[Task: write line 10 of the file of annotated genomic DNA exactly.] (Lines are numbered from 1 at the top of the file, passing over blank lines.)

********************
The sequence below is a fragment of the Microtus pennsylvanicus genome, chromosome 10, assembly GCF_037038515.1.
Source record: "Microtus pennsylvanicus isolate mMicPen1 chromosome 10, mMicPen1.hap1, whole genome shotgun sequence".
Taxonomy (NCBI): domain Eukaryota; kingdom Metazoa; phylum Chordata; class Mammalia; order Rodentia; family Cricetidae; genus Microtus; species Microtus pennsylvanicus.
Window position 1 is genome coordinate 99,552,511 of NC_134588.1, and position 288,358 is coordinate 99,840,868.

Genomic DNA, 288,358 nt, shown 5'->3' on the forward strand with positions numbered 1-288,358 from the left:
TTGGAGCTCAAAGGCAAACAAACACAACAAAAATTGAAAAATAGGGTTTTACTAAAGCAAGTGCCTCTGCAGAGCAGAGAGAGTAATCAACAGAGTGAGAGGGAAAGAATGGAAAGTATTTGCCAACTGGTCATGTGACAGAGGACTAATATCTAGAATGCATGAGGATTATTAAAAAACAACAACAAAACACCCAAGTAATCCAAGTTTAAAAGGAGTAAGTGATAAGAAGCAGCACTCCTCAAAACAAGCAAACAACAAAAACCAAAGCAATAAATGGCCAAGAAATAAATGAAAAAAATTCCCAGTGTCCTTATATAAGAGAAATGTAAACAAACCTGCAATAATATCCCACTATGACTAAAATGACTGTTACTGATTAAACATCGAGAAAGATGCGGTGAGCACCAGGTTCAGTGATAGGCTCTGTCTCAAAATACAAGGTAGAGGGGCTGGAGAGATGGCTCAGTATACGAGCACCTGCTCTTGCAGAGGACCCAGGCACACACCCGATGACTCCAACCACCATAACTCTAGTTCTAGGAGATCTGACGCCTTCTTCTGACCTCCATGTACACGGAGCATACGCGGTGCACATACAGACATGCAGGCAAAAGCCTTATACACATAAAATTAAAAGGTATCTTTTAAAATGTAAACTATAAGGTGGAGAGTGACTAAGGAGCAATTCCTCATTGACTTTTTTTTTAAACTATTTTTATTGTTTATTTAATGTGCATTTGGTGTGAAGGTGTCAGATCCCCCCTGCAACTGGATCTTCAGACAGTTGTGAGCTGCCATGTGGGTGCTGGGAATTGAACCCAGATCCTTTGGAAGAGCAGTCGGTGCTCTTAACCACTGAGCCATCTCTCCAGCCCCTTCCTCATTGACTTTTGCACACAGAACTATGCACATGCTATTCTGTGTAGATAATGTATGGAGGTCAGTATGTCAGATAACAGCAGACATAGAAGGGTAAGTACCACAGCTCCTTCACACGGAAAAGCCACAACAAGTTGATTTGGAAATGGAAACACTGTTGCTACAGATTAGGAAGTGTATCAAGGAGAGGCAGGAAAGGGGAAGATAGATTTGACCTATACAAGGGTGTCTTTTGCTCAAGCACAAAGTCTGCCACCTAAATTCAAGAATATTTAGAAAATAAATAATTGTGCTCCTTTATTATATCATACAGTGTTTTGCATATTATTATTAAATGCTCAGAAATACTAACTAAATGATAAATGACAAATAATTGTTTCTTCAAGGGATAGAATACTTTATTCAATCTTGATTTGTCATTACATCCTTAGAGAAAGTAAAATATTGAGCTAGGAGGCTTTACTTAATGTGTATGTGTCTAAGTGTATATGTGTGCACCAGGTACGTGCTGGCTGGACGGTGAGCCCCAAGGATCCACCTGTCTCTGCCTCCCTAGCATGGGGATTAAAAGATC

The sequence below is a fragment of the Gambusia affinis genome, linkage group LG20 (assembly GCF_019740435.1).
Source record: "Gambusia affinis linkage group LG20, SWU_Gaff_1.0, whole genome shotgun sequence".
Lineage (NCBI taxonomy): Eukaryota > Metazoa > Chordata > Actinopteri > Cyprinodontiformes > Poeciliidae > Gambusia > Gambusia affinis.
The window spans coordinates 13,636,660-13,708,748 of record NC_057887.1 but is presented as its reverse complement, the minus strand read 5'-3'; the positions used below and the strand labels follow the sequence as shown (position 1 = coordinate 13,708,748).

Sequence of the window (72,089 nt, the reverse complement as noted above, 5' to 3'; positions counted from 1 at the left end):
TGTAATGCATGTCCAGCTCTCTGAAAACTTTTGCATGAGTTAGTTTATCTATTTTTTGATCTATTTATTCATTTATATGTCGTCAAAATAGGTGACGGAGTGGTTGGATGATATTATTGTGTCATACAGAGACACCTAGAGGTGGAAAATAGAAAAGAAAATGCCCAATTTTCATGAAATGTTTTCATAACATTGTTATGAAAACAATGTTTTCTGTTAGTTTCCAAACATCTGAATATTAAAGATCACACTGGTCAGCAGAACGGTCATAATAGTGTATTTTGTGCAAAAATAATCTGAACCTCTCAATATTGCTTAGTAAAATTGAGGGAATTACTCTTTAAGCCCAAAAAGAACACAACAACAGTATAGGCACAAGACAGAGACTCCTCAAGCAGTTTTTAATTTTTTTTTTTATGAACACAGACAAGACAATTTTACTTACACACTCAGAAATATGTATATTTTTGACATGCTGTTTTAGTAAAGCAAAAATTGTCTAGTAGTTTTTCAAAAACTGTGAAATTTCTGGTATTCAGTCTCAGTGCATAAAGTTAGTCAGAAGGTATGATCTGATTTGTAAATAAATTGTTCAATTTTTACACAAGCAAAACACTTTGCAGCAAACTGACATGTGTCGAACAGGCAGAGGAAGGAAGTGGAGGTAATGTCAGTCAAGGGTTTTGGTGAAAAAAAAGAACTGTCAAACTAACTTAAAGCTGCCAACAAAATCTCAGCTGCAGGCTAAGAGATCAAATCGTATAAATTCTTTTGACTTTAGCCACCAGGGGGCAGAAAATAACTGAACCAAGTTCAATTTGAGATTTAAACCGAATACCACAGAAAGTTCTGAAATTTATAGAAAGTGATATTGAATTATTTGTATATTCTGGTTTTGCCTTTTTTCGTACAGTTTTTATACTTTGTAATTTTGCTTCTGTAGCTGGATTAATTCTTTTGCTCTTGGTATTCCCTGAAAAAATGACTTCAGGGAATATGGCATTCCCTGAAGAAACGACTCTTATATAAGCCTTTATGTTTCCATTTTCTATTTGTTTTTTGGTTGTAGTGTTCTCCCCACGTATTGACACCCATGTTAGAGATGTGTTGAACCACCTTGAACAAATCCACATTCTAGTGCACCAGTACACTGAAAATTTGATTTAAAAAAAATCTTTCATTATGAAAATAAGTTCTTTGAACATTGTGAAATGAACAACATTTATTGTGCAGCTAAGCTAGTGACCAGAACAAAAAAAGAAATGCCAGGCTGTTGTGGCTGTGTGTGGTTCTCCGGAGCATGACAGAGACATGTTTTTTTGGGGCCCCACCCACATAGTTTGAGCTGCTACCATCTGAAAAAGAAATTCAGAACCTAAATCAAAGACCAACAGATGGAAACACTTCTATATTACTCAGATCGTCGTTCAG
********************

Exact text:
The window spans coordinates 13,636,660-13,708,748 of record NC_057887.1 but is presented as its reverse complement, the minus strand read 5'-3'; the positions used below and the strand labels follow the sequence as shown (position 1 = coordinate 13,708,748).